When scientists talk about the cryosphere, they mean the places on Earth where water is in its solid form, frozen into ice or snow. Read more ...
On Wednesday, 10 February 2016 from 9 :00 a.m. to 1:00 p.m. (USA Mountain Time), some applications on our web site may be unavailable due to system maintenance. We apologize for any inconvenience this may cause you.
The Greenland melt images here are updated daily, with a one-day lag. The Daily Melt image (left) shows where the surface of the Greenland Ice Sheet showed melt on that day. The Cumulative Melt Days image (right) shows the total number of days that melt occurred, year to date.
Areas along the coast are masked out because the satellite sensor’s resolution is not fine enough to distinguish ice from land when a pixel overlaps the coast. Note that the northeast coast (northern Peary Land and Kronprince Christian Land) is showing erroneous melt pixels. This is a false melt signal from seasonal snow and patchy ice areas, where our method of determining surface melting does not work. This issue does not affect trends for the entire ice sheet. We are working to improve the ice sheet mask.
The daily image update isn’t current; why?
The daily image update is produced from near-real-time operational satellite data, with a data lag of approximately one day. However, visitors may notice that the date on the image is occasionally more than one day behind. Occasional short-term delays and data outages do occur and are usually resolved in a few days.
Get satellite images and information about melting on the Greenland ice sheet. Images are updated daily, and we post analysis periodically as conditions warrant.
The Greenland melt detection algorithm is currently undergoing its annual calibration period. As a result, the daily melt extent mapping image is temporarily suspended. Calibration of the melt detection for each year requires analysis of the springtime snow conditions by a separate program. See our March 13, 2013 post for more discussion of melt calibration.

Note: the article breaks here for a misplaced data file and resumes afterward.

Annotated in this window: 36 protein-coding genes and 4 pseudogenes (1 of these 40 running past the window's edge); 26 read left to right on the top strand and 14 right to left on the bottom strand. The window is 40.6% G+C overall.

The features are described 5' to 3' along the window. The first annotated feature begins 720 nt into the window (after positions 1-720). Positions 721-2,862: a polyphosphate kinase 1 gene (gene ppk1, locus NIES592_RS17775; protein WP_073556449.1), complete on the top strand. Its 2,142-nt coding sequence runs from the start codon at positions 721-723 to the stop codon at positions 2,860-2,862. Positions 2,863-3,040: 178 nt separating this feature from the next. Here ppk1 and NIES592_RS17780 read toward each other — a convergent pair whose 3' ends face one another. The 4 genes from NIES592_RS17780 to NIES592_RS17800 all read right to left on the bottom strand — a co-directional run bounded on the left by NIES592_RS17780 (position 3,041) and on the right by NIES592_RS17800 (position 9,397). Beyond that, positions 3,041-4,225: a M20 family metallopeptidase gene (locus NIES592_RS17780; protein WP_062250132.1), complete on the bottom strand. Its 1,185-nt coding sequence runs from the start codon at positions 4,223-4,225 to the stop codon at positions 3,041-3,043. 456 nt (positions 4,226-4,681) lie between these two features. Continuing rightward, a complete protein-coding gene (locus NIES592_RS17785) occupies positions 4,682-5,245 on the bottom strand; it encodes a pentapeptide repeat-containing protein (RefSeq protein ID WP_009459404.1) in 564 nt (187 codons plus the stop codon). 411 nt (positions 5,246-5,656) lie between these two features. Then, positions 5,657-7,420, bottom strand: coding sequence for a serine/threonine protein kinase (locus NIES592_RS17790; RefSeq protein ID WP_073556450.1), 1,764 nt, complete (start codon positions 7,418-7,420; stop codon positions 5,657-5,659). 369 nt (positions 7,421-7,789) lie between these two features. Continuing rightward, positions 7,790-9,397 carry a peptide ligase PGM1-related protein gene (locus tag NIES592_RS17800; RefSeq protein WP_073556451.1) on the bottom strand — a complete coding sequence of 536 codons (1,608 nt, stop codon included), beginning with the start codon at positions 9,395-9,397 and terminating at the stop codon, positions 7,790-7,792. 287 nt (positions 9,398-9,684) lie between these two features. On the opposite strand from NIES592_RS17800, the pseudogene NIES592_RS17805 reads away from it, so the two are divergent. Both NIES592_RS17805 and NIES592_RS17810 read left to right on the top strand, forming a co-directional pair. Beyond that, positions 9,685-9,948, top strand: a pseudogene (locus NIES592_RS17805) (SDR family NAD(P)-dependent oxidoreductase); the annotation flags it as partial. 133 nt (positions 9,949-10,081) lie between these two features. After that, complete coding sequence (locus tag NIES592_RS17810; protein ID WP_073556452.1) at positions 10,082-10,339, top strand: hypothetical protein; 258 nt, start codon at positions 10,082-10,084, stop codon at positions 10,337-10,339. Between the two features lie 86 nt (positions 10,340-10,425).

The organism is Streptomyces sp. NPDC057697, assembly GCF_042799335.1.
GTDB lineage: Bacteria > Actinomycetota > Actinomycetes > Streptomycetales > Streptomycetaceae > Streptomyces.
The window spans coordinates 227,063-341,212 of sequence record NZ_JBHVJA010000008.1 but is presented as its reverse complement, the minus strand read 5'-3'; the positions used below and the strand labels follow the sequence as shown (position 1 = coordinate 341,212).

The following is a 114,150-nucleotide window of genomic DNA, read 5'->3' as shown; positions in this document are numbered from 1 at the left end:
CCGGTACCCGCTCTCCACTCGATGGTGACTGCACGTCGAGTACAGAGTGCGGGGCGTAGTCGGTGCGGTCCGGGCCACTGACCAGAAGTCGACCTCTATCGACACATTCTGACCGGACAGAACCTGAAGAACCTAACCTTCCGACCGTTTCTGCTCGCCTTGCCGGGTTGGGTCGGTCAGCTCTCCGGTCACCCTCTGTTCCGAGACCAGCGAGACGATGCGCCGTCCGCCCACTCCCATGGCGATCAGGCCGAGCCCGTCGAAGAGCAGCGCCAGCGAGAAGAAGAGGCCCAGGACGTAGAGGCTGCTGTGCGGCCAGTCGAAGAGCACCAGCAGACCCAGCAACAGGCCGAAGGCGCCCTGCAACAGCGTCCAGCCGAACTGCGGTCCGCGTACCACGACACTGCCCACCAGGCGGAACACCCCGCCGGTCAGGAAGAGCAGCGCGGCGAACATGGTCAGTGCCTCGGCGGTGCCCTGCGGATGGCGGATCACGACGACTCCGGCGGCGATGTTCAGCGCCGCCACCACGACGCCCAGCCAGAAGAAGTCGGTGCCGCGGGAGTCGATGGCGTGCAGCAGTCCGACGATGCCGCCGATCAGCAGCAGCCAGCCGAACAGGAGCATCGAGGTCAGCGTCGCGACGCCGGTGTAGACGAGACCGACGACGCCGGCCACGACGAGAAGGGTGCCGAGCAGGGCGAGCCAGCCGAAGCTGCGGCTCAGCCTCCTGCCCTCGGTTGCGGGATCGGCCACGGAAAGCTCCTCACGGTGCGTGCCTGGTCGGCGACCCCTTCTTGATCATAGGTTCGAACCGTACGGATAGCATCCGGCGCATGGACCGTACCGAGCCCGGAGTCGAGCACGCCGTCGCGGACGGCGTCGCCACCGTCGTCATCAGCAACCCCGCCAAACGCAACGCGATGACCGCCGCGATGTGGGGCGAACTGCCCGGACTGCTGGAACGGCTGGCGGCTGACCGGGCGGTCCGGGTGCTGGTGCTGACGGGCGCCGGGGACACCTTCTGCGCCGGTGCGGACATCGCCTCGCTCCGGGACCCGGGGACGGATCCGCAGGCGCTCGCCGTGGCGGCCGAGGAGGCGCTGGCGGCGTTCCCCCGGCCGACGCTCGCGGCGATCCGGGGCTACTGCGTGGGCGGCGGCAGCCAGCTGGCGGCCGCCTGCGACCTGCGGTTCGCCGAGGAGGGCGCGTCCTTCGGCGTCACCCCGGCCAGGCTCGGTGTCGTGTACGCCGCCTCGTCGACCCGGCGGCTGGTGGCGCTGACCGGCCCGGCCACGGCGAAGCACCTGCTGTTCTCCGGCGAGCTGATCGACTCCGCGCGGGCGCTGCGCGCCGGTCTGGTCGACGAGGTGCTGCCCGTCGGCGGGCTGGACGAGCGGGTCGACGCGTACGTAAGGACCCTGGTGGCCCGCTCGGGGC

We will resume the daily image updates in April. A consistent record will be produced later that spans these winter periods retrospectively.
Melt extent in Greenland was above average in 2015, ranking 11th highest in the 37 year record from satellite data. Overall, climate patterns favored intense melting in the north and northwestern parts of the ice sheet, and relatively cool conditions in the southeast.
Figure 1b. The graph above shows the daily extent of melt during 2015 on the Greenland Ice Sheet surface as a percentage. The 1981 to 2010 average is shown by a blue dashed line. The gray area around this average line shows the two standard deviation range of the data. Data are from the MEaSUREs Greenland Surface Melt Daily 25km EASE-Grid 2.0 data set. About the data
Surface melt extent on the Greenland Ice Sheet in 2015 was greater than average in northwestern and northern Greenland, and average to below-average levels along the western and southeast coast. The main features of the 2015 season were a slow start, with cool conditions in central and southeastern Greenland in June, a surge in melting in late June and all of July as very warm conditions prevailed along the far northern and northwestern coast, and an average August pattern, with a late surge of southeastern melting at the end of the month extending into early September. At the peak in early July, over 50% of the ice sheet experienced surface melting.
Conditions in context